The Editor will necessarily have obligations to recent historical plays, without which this selection would be somewhat meagre. These afford some Scenes, which, in many of the essentials of poetry, may be placed, without disadvantage, side by side with passages from the earlier dramatists. The nature of this work, as well as the Editor's respect for the rights of literary property, will prevent him abusing the privilege of quotation from these sources. In the original Scenes he has the especial aid of his friend the REV. JAMES WHITE, from

one of whose dramas an extract has been given in “Half. Hours with the best Authors.” The subjects which will be thus treated, are chiefly those which have been passed over by dramatic writers of adequate power, or wholly neglected. These new passages will aim at conveying the broad historical truth in a picturesque form.]

Hardicanute, son of Canute the Great and Emma of Normandy, died in 1042, leaving Edward Atheling, his half brother,-afterwards known as Edward the Confessor, heir to the English crown. At this time almost all the wealth and power of the kingdom were in the hands of Earl Godwin and his sons. Little was wanted to their ambition but the name of king; and Edward who was of a weak and superstitious character, would willingly have resigned his pretensions and immured himself in a monastery. But opposition was made to Godwin's designs by some of the other nobles, (particularly by Leofric, Earl of Mercia), and he suddenly changed his plans. When Edward sought an interview, on Hardicanute's death, and begged his protection, and license to depart for Normandy, where his youth had been passed,—the English Earl insisted on his taking possession of his inheritance, and promised to support him against all enemies, on condition that he would marry his daughter, Edith the Fair, and so become connected with his family. This agreement was fulfilled, and Edward mounted the throne.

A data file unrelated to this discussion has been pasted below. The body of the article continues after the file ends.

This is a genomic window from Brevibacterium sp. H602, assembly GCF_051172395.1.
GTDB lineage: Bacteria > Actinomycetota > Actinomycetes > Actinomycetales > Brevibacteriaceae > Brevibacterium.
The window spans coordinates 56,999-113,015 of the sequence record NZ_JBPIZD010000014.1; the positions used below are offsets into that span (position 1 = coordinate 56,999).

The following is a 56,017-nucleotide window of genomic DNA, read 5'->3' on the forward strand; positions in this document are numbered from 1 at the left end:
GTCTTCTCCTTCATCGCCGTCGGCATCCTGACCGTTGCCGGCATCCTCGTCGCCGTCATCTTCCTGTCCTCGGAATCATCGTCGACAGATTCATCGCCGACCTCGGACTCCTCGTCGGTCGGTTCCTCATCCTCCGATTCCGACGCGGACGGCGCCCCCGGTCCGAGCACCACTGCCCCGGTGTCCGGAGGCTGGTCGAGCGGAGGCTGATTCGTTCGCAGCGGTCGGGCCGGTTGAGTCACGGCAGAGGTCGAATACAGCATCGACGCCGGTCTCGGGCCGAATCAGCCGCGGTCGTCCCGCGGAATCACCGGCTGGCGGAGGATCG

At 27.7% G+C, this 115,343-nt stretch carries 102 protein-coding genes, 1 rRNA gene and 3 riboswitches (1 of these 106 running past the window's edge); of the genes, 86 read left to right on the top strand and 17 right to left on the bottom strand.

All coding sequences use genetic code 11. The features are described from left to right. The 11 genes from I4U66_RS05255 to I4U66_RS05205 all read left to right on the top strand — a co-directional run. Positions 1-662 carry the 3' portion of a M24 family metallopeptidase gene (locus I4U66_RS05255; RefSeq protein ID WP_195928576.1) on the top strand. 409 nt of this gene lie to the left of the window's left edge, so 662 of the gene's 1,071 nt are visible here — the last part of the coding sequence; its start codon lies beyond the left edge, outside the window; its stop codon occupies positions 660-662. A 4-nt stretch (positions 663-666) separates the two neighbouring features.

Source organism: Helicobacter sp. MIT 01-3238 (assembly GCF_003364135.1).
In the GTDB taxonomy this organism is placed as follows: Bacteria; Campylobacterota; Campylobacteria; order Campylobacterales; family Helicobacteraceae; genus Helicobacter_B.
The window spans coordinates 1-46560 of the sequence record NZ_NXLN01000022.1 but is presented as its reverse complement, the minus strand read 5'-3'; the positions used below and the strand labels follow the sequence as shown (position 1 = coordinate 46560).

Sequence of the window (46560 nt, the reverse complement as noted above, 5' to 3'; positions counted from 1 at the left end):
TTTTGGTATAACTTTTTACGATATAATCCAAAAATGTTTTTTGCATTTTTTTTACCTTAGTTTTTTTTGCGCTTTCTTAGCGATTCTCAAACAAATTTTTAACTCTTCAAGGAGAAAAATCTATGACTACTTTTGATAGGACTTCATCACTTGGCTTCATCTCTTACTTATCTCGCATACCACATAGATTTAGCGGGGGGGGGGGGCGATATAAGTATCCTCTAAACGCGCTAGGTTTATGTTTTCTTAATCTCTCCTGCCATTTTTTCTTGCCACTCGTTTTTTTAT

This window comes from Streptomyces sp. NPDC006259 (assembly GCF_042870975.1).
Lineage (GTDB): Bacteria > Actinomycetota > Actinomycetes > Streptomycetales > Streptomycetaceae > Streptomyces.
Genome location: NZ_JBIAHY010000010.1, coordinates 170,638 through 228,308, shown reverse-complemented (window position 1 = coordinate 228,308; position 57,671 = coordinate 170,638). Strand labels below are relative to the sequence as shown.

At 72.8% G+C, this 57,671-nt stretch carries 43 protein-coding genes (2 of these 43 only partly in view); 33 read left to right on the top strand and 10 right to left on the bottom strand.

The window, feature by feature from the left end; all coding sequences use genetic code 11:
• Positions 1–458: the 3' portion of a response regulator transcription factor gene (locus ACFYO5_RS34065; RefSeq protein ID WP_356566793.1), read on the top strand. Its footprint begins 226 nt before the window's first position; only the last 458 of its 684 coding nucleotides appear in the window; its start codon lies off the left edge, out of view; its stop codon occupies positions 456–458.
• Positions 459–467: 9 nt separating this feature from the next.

And you,

A Fall in Godwin's llouse. A crowd of his adherents-Harold, Leofric, Thurkell,

The passing bell is heardit stops.
Godwin. So sleeps the king; the last of foreign kings !
The Dane shall squeeze no more the English grape
Into his cup. In Hardicanute's tomb
Lies English slavery, never on this soil
To plant its pestilental foot.

Godwin. Who speaks the word ?

Thurkell the Dane.
With your wild locks still powder'd by the salt
Of Baltic waves, and your rough throat still dry